President Barack Obama wants companies to notify consumers within 30-days of a personal data breach. Despite a slew of pressing issues facing the administration and a potentially unsympathetic Republican-led congress, the White House today unveiled a handful of legislative proposals aimed at safeguarding consumer privacy, continuing along a path established by its privacy and big data report published in May.
The administration's Personal Data Notification and Protection Act is being pitched in part as beneficial to companies handling consumer data, since it provides a set of rules for data breaches that applies on a national level.
"This proposal clarifies and strengthens the obligations companies have to notify customers when their personal information has been exposed, including establishing a 30-day notification requirement from the discovery of a breach, while providing companies with the certainty of a single, national standard," noted a White House press release.
Industry has long supported a federal data-breach rule. U.S. Attorney General Eric Holder in February called for a national data-breach law, in part a response to the giant Target data breach. Since then, several firms holding consumer information have been vulnerable to hacks and data spills. The recent exposure of Sony data -- allegedly perpetrated by North Korean government forces -- has national defense implications, perhaps propelling the White House to push harder for updated privacy and security laws.
"We applaud the President of the United States for his continued leadership in the area of security and other consumer protections. We are especially encouraged by his call for a single, national standard," said Mike Zaneis, exec VP-general counsel of the Interactive Advertising Bureau. "We look forward to working with the 114th Congress to enact a strong bill that preempts the current patchwork of state laws."
Another key element of the President's proposal is the Student Digital Privacy Act, aimed at protecting data garnered in educational settings. The bill "would prevent companies from selling student data to third parties for purposes unrelated to the educational mission and from engaging in targeted advertising to students based on data collected in school – while still permitting important research initiatives to improve student learning outcomes, and efforts by companies to continuously improve the effectiveness of their learning technology products," noted the White House statement.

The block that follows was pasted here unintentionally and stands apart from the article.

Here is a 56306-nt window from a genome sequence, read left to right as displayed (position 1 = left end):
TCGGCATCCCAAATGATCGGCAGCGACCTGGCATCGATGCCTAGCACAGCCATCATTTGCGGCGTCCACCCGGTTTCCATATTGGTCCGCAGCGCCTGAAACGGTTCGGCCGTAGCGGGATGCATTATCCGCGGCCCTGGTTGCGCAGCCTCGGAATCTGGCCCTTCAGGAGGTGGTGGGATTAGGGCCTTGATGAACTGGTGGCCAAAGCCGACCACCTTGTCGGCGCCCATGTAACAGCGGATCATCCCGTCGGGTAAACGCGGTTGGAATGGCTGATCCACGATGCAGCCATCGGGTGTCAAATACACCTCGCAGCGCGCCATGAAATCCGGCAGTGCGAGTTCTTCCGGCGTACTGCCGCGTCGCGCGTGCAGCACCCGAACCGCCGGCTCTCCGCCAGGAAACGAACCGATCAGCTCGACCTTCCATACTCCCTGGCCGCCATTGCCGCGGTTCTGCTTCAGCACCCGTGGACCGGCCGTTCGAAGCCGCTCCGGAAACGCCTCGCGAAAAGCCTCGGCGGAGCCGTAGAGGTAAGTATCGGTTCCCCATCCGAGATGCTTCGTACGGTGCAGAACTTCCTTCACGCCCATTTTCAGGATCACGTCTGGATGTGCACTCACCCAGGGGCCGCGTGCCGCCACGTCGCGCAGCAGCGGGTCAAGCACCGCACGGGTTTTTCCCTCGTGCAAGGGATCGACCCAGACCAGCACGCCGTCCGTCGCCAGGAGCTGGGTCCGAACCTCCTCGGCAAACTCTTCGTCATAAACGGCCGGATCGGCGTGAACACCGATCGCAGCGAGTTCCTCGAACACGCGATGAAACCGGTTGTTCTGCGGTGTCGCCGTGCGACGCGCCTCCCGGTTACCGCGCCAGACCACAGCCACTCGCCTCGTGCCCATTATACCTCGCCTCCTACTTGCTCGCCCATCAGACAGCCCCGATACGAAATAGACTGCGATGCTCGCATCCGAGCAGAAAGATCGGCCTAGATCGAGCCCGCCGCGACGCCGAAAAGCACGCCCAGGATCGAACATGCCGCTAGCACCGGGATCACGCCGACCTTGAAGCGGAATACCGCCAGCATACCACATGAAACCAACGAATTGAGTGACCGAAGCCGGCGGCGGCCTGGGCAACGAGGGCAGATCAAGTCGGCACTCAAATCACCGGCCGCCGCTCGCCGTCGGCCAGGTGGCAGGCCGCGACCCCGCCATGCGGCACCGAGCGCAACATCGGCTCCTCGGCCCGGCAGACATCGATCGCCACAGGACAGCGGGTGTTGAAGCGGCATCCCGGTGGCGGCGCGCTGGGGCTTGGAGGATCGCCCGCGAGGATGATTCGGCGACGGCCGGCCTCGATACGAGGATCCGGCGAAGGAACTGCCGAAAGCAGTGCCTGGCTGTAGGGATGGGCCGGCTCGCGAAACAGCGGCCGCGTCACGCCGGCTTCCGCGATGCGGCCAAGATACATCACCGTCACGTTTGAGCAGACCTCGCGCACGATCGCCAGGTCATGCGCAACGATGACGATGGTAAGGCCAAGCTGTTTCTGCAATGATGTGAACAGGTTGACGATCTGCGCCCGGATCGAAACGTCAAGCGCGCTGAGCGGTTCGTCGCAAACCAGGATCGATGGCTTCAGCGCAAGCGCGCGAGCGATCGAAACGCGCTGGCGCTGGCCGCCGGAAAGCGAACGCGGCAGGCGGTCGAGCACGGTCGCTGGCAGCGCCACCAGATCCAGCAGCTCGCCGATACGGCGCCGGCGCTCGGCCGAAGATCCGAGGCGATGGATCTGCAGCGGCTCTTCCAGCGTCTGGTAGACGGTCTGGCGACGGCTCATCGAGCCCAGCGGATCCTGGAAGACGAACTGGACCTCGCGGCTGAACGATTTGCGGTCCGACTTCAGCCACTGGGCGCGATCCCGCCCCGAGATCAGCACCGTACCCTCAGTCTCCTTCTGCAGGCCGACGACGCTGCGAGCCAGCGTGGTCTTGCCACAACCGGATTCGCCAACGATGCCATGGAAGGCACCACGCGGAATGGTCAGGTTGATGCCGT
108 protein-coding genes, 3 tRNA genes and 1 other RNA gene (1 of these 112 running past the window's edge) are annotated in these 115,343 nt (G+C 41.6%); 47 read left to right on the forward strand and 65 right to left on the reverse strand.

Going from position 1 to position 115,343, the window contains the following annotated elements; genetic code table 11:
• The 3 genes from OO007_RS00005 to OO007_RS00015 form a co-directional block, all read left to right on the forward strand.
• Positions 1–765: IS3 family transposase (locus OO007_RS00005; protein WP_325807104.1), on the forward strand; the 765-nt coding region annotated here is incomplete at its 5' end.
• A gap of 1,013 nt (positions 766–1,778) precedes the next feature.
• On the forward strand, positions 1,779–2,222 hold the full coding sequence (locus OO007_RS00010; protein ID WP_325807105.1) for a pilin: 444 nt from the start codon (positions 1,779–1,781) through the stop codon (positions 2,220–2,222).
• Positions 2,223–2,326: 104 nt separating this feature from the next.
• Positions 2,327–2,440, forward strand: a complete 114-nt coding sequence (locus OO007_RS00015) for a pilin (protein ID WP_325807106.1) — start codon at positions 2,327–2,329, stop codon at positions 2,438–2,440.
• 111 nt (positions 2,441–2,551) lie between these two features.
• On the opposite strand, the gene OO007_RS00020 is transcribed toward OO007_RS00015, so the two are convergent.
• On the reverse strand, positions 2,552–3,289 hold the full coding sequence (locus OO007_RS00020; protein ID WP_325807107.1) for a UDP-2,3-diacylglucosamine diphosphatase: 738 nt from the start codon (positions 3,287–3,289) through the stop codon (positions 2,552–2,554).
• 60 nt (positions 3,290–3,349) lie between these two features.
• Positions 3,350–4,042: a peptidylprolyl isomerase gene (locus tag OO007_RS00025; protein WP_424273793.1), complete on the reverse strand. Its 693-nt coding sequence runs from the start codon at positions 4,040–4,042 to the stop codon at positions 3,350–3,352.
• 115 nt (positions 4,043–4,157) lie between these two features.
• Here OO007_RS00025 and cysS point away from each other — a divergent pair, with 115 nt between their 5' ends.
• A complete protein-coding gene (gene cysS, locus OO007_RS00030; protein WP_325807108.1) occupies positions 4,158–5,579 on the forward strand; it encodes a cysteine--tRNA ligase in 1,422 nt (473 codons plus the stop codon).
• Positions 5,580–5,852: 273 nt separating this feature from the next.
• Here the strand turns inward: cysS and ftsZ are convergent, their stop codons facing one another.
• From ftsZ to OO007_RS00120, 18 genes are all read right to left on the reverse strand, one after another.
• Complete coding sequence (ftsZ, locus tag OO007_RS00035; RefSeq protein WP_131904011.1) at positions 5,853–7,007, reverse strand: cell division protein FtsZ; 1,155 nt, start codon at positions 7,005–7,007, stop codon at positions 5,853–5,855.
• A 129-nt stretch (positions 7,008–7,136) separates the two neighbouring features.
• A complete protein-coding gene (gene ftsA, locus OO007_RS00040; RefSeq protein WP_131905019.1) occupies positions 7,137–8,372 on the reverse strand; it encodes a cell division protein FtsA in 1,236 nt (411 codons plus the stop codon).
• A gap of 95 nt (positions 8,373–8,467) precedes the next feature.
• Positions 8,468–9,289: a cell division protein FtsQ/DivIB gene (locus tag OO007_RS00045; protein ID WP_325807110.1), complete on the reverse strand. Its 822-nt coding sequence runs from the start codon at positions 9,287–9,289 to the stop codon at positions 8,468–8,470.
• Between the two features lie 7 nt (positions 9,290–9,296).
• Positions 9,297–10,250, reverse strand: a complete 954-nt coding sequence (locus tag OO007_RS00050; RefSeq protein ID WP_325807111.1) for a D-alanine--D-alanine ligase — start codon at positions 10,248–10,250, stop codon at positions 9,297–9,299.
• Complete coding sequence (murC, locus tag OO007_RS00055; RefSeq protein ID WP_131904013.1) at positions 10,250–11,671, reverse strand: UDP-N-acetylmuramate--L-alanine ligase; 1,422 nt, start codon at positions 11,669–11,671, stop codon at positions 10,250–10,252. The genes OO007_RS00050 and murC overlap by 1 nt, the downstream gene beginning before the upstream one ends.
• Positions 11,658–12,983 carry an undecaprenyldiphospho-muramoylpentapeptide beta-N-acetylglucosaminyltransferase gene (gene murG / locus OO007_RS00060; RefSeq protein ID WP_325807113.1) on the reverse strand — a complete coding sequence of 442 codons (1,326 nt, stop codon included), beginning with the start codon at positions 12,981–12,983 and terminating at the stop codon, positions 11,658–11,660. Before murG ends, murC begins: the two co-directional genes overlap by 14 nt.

According to the White House, 75 firms including Microsoft and Apple have agreed to a student-data related pledge overseen by the Future of Privacy Forum and Software and Information Industry Association.
The IAB was skeptical of comprehensive privacy legislation, a concept the ad industry has fought for years. Mr. Zaneis cautioned against a sweeping Consumer Privacy Bill of Rights, which the administration said it will release as revised draft legislation within 45 days. "Broad attempts to regulate in this dynamic space, such as an amorphous Consumer Privacy Bill of Rights, have garnered little support on Capitol Hill and we expect this to remain true in the new Congress," noted Mr. Zaneis.
In conjunction with the privacy proposals, the Energy Department and Federal Smart Grid Task Force unveiled a voluntary code of conduct for utilities and third-party partners intended to guard customer electricity data.
Lawmakers with stronger ties to industry are also introducing data security legislation. Earlier this month, Rep. Marsha Blackburn, R-Tenn., announced during a keynote speech at the Direct Marketing Association's Dynamic State of Data conference she would re-submit her SECURE IT bill in the new congress.